We should also remind ourselves that neither the Commission nor the Court have just invented the right to be forgotten. It already exists, in the EU Data Protection Directive from 1995. With the data protection reform, we update and clarify this principle for the digital age. We do this by making it clear that EU rules apply to all companies offering products and services to European consumers, no matter whether their servers are based inside or outside the EU.
The Article 29 Working Group further clarified recently that citizens' requests for de-listing results must apply to all dotcom [.com] domains, and not just search results at national level (such as google.be for example).
Like the Court's ruling, the aim of the data protection reform is a fair balance of rights: we want to empower citizens to manage their personal data while explicitly protecting the freedom of expression and of the media. We want to strengthen people's rights while creating predictable conditions for businesses in the Digital Single Market.
We therefore need to swiftly conclude the ongoing negotiations of this reform project and start implementing the new rules. The Italian Presidency has made very important progress, most recently at the Justice Council a few days ago. I now count on Latvia to take this forward and finalise discussions. Our aim remains to adopt the reform with the co-legislators in 2015 – as requested by the European Council.
International data flows
President Juncker's programme makes clear that we will also uphold the right to data protection in our external relations.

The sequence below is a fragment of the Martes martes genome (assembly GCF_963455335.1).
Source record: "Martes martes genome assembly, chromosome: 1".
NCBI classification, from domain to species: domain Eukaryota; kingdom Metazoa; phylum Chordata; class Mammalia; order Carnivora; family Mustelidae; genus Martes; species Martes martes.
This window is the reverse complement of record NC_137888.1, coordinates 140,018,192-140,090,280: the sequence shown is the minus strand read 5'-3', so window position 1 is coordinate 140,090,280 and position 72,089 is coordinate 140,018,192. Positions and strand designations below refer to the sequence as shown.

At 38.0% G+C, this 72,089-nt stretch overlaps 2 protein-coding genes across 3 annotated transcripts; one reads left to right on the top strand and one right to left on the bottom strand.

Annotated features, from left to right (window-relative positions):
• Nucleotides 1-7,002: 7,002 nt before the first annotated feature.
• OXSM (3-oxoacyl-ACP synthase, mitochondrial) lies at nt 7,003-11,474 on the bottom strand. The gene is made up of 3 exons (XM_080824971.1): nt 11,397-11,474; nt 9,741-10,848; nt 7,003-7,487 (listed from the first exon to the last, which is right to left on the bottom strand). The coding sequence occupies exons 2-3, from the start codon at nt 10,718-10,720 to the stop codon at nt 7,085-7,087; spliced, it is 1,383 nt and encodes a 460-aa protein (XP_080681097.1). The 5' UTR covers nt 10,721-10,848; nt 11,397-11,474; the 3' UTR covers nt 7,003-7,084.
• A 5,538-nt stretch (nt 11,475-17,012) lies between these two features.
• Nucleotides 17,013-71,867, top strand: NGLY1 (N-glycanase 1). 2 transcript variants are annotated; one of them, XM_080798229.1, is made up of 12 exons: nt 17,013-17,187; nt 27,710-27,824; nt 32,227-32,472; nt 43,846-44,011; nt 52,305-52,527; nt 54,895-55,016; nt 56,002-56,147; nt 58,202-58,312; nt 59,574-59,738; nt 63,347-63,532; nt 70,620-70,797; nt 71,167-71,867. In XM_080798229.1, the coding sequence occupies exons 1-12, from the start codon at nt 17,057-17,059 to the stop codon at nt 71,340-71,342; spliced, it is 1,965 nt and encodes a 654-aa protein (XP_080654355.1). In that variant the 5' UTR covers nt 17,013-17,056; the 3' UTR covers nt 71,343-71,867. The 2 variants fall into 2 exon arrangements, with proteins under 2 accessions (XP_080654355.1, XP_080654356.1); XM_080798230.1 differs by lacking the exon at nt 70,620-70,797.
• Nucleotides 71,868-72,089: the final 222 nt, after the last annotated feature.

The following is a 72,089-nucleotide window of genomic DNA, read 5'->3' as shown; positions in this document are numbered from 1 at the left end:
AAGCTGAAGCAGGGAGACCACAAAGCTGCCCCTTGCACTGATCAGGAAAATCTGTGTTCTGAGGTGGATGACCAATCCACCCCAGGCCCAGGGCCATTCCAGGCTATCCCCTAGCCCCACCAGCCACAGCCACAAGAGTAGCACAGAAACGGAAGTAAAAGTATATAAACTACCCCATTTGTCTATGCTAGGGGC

Among my key priorities is therefore to ensure that our "Safe Harbour" arrangement with the United States is really safe and that all EU citizens can enforce data protection also in US courts.
We are making some progress in this area, but there is further work to be done. I had an opportunity to discuss this with Kelly Welsh yesterday.
My aim is to improve the Safe Harbour arrangement, to make it actually safe for European citizens' data. But the suspension of the arrangement remains an option on the table.
One open issue relates to the access US national security authorities have to EU citizens' personal data. And I hope that we will soon get a robust response from the US on this.
We are also negotiating an "Umbrella" agreement with our American partners on data protection in the area of law enforcement. In this respect, the Umbrella agreement must eliminate a very visible discrimination, one which the US has recognised: the right of effective judicial redress should be granted by the US to EU citizens not resident in the US (i.e. ensuring that EU citizens not resident in the US enjoy the same rights as those enjoyed by US nationals in the EU today).
The US administration is discussing a draft bill with the Congress and the Senate. I now expect words and commitments to be turned into action.
Democracy, freedom, the rule of law and fundamental rights are core values of the European Union. And it is because I believe in those values that I'm prepared to defend them and fight for them.
Thankfully, the European Parliament recognised the significance of the data protection reform early on. It found a broad compromise, backing the Commission's proposals. Member States have taken more time because the positions were further apart. But they have now started to move closer together and to move forward.
At the European Council at the end of June, Heads of State and Government affirmed the importance of "a strong EU General Data Protection framework by 2015". It's not a minute too early. The world will not wait for us. And we shouldn't wait for the world to impose lower data protection standards on us. We should strive for a gold standard in data protection because we owe it to our citizens, and we owe it to our businesses.
If we want the Digital Single Market to take off, we need to put in place the right legal framework, and we need to do that now.